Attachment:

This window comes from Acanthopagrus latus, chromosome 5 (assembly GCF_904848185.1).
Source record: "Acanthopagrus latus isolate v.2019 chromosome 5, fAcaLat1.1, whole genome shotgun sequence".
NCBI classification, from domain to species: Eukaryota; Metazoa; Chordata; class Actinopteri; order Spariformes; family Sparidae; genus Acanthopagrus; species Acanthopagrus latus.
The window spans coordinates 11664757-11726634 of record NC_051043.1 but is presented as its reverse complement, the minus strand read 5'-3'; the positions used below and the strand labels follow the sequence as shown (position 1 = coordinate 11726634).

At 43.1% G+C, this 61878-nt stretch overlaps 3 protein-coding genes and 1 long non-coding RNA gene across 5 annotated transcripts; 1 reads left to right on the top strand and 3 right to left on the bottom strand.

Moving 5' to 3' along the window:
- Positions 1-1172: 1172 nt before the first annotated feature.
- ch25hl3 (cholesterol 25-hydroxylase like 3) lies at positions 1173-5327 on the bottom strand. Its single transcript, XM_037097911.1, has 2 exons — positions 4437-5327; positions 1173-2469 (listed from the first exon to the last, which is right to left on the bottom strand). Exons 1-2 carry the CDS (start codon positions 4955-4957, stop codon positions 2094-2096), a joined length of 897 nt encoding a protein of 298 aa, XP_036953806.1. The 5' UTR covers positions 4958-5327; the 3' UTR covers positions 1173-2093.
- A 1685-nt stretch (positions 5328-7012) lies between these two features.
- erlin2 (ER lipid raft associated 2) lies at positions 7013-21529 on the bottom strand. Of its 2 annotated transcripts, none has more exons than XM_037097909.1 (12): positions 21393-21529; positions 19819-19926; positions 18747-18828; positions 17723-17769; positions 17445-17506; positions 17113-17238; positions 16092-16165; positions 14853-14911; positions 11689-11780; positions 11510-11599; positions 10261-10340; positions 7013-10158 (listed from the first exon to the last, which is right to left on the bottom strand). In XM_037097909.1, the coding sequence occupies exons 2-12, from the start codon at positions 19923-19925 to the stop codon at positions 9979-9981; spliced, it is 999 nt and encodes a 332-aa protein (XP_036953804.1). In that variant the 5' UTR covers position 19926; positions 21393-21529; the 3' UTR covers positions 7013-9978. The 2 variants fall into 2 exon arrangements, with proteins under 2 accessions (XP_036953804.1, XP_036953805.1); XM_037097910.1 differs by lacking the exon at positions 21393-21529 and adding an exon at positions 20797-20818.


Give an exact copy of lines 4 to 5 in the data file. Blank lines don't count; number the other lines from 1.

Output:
The window spans coordinates 11664757-11726634 of record NC_051043.1 but is presented as its reverse complement, the minus strand read 5'-3'; the positions used below and the strand labels follow the sequence as shown (position 1 = coordinate 11726634).

At 43.1% G+C, this 61878-nt stretch overlaps 3 protein-coding genes and 1 long non-coding RNA gene across 5 annotated transcripts; 1 reads left to right on the top strand and 3 right to left on the bottom strand.